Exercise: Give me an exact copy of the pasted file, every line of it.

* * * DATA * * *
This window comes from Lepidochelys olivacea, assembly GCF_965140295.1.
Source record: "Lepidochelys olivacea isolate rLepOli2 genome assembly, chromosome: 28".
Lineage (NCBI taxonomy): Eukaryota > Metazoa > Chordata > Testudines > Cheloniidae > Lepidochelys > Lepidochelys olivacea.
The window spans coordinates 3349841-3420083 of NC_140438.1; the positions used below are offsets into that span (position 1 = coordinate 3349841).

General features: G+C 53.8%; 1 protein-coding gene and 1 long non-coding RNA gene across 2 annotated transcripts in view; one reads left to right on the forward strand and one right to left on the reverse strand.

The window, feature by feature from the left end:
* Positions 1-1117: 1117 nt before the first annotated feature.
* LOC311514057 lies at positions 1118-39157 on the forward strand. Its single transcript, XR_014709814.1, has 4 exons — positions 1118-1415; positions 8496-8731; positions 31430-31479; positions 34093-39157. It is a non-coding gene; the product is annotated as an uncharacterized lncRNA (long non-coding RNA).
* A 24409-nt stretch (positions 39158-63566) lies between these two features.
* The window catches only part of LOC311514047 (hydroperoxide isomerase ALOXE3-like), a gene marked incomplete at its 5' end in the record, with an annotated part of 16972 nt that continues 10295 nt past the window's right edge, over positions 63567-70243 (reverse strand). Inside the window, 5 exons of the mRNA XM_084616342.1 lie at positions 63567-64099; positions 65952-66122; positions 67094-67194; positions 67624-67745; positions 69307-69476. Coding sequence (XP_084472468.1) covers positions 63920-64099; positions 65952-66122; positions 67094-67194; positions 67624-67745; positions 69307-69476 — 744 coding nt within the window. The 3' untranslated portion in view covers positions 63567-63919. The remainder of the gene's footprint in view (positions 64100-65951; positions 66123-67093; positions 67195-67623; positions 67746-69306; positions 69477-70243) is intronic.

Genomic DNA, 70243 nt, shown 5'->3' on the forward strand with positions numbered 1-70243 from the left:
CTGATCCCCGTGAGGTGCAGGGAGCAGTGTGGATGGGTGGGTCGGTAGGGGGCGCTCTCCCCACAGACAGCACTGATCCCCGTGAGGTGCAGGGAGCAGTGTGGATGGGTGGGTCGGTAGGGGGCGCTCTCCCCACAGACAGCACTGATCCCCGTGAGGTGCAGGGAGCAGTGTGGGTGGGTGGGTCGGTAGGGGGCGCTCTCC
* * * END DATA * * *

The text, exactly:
This window comes from Lepidochelys olivacea, assembly GCF_965140295.1.
Source record: "Lepidochelys olivacea isolate rLepOli2 genome assembly, chromosome: 28".
Lineage (NCBI taxonomy): Eukaryota > Metazoa > Chordata > Testudines > Cheloniidae > Lepidochelys > Lepidochelys olivacea.
The window spans coordinates 3349841-3420083 of NC_140438.1; the positions used below are offsets into that span (position 1 = coordinate 3349841).

General features: G+C 53.8%; 1 protein-coding gene and 1 long non-coding RNA gene across 2 annotated transcripts in view; one reads left to right on the forward strand and one right to left on the reverse strand.

The window, feature by feature from the left end:
* Positions 1-1117: 1117 nt before the first annotated feature.
* LOC311514057 lies at positions 1118-39157 on the forward strand. Its single transcript, XR_014709814.1, has 4 exons — positions 1118-1415; positions 8496-8731; positions 31430-31479; positions 34093-39157. It is a non-coding gene; the product is annotated as an uncharacterized lncRNA (long non-coding RNA).
* A 24409-nt stretch (positions 39158-63566) lies between these two features.
* The window catches only part of LOC311514047 (hydroperoxide isomerase ALOXE3-like), a gene marked incomplete at its 5' end in the record, with an annotated part of 16972 nt that continues 10295 nt past the window's right edge, over positions 63567-70243 (reverse strand). Inside the window, 5 exons of the mRNA XM_084616342.1 lie at positions 63567-64099; positions 65952-66122; positions 67094-67194; positions 67624-67745; positions 69307-69476. Coding sequence (XP_084472468.1) covers positions 63920-64099; positions 65952-66122; positions 67094-67194; positions 67624-67745; positions 69307-69476 — 744 coding nt within the window. The 3' untranslated portion in view covers positions 63567-63919. The remainder of the gene's footprint in view (positions 64100-65951; positions 66123-67093; positions 67195-67623; positions 67746-69306; positions 69477-70243) is intronic.

Genomic DNA, 70243 nt, shown 5'->3' on the forward strand with positions numbered 1-70243 from the left:
CTGATCCCCGTGAGGTGCAGGGAGCAGTGTGGATGGGTGGGTCGGTAGGGGGCGCTCTCCCCACAGACAGCACTGATCCCCGTGAGGTGCAGGGAGCAGTGTGGATGGGTGGGTCGGTAGGGGGCGCTCTCCCCACAGACAGCACTGATCCCCGTGAGGTGCAGGGAGCAGTGTGGGTGGGTGGGTCGGTAGGGGGCGCTCTCC